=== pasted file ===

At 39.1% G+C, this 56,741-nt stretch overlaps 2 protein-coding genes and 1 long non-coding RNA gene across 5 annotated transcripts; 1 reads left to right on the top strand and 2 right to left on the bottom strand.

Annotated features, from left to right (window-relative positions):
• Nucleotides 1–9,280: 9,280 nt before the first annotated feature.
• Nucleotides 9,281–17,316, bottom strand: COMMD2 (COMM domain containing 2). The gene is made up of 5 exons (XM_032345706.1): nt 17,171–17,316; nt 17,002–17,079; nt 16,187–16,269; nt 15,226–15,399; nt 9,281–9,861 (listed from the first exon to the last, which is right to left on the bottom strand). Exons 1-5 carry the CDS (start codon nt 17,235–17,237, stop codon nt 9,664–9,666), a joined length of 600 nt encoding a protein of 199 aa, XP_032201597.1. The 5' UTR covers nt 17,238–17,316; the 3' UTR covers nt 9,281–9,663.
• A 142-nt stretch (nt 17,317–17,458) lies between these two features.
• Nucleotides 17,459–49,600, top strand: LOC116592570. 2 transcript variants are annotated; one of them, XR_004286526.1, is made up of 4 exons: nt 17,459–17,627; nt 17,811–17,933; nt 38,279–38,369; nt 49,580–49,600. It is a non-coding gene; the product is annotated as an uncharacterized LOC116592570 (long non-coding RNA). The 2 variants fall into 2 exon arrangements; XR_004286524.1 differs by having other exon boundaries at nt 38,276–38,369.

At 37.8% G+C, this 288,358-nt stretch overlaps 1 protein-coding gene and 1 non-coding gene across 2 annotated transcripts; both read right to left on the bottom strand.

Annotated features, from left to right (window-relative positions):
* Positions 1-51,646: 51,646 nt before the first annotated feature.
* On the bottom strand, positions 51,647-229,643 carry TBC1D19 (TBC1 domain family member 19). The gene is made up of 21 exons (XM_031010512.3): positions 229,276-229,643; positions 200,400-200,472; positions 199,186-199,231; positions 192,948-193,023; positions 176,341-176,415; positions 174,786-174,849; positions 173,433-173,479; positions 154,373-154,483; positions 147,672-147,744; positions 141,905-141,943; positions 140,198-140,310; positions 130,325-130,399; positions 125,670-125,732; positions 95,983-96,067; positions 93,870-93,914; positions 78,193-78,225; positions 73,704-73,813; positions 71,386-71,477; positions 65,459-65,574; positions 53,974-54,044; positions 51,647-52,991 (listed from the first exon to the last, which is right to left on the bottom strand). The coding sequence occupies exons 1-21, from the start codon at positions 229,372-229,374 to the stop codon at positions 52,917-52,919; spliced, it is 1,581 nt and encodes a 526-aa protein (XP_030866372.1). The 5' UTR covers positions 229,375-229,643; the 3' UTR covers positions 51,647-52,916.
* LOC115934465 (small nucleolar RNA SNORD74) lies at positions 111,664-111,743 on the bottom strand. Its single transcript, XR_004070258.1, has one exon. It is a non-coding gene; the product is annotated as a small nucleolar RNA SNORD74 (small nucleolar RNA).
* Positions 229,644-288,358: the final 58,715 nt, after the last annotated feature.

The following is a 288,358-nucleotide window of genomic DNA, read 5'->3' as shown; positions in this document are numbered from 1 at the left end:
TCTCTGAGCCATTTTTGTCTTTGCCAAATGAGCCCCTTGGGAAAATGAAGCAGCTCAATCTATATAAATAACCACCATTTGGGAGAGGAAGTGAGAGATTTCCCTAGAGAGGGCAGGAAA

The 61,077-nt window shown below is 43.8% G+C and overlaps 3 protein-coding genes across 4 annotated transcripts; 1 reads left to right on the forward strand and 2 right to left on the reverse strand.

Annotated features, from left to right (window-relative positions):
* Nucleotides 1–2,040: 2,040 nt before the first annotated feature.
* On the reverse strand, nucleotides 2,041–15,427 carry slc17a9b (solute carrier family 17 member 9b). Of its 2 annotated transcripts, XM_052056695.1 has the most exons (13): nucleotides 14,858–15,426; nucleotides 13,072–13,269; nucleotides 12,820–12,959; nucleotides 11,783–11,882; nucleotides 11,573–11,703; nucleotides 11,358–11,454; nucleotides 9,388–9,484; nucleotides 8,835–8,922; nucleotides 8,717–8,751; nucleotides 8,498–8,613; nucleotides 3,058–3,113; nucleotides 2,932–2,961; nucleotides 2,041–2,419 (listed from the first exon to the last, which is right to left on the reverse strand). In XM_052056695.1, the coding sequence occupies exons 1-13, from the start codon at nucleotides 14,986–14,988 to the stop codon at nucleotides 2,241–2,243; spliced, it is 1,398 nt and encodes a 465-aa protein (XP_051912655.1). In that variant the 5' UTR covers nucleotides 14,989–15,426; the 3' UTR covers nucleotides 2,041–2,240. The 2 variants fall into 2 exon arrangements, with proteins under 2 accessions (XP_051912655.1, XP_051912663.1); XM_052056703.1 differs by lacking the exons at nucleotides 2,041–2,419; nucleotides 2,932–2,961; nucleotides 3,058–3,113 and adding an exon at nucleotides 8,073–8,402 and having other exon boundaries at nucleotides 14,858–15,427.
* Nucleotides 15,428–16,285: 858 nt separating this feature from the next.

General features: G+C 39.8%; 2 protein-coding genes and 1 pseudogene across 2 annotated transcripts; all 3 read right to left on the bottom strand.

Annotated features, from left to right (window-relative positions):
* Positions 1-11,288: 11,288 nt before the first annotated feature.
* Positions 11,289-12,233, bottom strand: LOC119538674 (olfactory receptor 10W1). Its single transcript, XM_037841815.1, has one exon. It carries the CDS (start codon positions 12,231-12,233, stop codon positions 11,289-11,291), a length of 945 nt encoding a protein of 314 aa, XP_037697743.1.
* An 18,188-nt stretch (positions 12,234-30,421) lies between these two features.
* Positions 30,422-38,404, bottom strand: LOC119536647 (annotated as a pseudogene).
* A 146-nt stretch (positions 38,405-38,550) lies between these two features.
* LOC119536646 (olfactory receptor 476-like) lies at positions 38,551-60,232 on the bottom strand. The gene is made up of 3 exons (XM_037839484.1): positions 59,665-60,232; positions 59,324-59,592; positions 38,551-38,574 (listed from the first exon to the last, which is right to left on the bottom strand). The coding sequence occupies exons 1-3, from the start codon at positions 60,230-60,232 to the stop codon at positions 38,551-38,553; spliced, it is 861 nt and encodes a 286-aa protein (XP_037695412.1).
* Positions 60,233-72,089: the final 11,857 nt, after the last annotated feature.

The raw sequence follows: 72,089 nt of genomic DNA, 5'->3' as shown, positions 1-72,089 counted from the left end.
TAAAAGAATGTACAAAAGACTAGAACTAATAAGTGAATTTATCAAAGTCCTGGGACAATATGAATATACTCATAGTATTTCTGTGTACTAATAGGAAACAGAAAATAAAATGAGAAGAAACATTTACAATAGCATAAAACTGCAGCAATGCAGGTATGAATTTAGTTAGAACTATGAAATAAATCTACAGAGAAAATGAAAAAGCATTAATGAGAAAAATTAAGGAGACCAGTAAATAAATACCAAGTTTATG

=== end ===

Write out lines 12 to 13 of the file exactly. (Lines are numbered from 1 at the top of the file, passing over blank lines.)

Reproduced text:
* Positions 229,644-288,358: the final 58,715 nt, after the last annotated feature.

The following is a 288,358-nucleotide window of genomic DNA, read 5'->3' as shown; positions in this document are numbered from 1 at the left end: